With music albums, you can release what counts for "singles" now - single .mp3 files of one song on the album, maybe the one you want heavily rotated or available. You don't have the full album out there, and you get to still choose when the whole thing goes online. (A couple album kickstarters I've backed have released singles before release, for example.) And with software, there's always "demos" that you can put out, which let you play the first level or some aspect of the program without it all being out there. (Some entities can be lazy and just "tie off" the content, which means it's trivial to unlock and get the full version, but that's the lazy group's fault, not the fault of the nature of what's being done.)

But with films, you kind of have to do an all-or-nothing deal. You throw the movie out into the world, or you don't. You can argue about the bonus features and the packaging, but the central X minutes of film are not something easily put out as a "single" or in a "demo mode".

Oh, sure, you can have trailers, and selected scenes released, but that's not the same as releasing the whole movie, at least to many backers. It's out or it's not.
Therefore, in that moment when the film is nearly done, and the backers who have so generously given money to see the film hit that point are waiting, the filmmakers find themselves seeking some level of professional distribution. And if you want old-school "waiting for this internet to go away", you definitely are going to find a lot of that in professional distribution.

So right then, in that critical point which should be a celebration, is when there is awful heartbreak.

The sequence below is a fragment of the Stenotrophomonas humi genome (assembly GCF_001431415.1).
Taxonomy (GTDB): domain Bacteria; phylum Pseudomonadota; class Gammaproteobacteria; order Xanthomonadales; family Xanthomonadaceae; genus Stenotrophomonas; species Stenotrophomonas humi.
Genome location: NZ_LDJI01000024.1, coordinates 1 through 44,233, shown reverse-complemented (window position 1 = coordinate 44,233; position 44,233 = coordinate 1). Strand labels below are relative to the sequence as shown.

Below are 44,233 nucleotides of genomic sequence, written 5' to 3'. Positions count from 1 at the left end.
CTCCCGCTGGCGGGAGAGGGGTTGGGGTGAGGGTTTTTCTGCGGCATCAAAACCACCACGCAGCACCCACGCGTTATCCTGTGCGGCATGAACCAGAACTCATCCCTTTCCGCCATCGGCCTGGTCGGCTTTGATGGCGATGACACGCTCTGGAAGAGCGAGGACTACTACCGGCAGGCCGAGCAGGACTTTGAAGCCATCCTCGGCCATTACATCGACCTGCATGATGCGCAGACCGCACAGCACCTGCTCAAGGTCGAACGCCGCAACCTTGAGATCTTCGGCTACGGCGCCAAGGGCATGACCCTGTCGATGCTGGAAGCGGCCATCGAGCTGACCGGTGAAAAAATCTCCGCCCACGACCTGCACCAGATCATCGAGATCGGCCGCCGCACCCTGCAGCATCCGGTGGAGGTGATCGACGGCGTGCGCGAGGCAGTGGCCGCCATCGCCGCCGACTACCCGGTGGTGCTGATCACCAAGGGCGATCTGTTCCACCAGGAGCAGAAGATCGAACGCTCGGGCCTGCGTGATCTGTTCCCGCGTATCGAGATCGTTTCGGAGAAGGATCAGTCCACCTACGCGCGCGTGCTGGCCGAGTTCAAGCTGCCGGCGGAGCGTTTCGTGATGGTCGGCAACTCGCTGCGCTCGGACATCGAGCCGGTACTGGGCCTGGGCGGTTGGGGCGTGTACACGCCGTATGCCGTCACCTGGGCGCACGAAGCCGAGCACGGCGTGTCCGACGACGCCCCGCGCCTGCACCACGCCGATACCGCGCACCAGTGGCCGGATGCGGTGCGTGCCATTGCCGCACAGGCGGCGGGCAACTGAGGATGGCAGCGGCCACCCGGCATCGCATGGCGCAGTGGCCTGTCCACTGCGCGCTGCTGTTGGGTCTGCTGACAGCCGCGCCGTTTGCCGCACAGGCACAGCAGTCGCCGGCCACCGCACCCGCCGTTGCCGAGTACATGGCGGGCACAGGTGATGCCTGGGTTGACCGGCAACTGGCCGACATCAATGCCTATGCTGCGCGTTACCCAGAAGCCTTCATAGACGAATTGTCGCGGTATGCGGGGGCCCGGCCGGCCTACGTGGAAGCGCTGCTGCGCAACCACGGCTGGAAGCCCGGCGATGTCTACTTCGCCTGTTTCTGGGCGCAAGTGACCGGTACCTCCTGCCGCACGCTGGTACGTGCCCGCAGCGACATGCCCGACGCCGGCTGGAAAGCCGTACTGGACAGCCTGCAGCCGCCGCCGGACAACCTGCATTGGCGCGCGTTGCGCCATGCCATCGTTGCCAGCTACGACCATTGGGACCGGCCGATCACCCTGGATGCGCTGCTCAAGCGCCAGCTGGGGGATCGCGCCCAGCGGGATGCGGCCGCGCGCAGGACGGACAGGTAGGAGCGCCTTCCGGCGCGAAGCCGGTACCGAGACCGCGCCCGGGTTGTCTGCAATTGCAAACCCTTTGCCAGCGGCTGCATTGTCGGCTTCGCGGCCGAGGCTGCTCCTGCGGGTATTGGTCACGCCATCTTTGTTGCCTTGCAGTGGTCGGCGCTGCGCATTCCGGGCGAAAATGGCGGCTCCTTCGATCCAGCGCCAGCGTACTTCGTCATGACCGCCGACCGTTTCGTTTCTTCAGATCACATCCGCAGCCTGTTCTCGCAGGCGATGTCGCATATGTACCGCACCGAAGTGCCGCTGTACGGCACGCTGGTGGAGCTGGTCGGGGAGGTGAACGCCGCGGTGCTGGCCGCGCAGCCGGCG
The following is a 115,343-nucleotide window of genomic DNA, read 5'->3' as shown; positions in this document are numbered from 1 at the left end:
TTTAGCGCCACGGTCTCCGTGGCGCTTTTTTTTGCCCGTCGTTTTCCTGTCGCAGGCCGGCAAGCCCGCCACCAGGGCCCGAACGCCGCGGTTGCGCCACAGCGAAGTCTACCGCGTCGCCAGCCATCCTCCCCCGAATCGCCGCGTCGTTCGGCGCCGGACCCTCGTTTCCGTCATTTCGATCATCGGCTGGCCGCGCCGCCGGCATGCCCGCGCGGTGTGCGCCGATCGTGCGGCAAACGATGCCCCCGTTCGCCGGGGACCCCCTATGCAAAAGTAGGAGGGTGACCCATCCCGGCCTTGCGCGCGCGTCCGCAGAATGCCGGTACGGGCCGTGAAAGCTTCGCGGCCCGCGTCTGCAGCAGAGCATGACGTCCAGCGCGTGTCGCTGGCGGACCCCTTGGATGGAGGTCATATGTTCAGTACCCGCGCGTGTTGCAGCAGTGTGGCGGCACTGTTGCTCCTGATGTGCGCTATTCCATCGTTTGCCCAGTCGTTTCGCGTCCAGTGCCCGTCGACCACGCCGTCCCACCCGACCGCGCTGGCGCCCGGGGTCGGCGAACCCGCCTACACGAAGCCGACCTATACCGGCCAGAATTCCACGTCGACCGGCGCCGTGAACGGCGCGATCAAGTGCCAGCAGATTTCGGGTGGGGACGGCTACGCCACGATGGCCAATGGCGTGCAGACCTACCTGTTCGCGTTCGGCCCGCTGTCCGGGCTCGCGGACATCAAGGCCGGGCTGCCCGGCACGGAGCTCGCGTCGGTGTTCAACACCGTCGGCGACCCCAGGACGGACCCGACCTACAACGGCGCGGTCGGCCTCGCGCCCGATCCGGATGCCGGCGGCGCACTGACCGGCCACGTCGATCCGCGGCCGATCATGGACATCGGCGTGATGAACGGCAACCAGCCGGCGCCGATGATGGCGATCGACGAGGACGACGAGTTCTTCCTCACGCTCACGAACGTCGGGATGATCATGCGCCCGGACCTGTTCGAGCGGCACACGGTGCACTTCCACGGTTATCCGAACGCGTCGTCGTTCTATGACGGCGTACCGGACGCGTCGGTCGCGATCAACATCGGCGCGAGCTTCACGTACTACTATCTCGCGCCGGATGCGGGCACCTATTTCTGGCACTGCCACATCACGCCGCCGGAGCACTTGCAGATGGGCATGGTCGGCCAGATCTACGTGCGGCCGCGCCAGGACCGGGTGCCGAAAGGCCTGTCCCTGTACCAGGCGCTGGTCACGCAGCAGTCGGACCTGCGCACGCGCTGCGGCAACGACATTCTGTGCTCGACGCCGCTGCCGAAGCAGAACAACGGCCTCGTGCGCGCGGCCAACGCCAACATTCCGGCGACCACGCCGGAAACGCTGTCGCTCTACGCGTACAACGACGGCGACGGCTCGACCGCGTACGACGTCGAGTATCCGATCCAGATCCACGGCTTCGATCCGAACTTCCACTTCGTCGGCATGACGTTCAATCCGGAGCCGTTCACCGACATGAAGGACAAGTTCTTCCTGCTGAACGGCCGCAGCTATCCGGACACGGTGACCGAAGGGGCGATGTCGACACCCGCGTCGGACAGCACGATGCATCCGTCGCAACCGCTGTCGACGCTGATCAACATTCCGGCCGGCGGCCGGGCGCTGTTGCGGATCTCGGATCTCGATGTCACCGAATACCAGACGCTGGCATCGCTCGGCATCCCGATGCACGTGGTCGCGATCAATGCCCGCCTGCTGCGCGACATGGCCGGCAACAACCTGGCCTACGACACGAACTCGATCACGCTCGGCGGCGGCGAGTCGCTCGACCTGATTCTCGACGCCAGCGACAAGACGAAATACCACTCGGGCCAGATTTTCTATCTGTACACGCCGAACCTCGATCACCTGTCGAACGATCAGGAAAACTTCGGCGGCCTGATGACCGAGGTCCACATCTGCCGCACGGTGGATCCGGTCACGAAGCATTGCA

All true examples: 

  • The film is shown at a premiere of a major event relevant to the next step of getting distributed. The backers, not shown the film first, are furious. 
  • The film is finished, but can't be released for X amount of months while the distributors grind through their "process" which is like putting a ship in a bottle. Backers, furious. 
  • Components of the film or the things that were previously available to see are taken down so the distributors can have all the control of how the film will be promoted. Backers. Furious. 
  • Digital copies are available before physical copies, which are often backed at a higher rate. The backers who did physical copies are completely furious that the "deluxe" edition didn't arrive before the casuals could watch it in digital form. 

And so on, through many iterations and variations. 

The thing is, I think the patient may be terminal - I think in that period between "oh man, we have a movie" and the movie hits hands, there's so much going on in the way of ensuring the content is paid for, not duplicated, not out of the control of the people who want to get recompense for the finished effort. But at the same time, the number of folks who are expecting it at the first few seconds of availability can be significant and large. 

I've seriously watched this so many times, it's almost become an expected milestone for me when these projects wind down into "finished". But for the backers who are only backing that particular film, it can seem a horrible shock that the film got shown at Maybe-Get-Your-Film-Sold Fest instead of online-debuted to the backers only. Or the aforementioned physical-comes-after-online orders. Or any of the other pitfalls.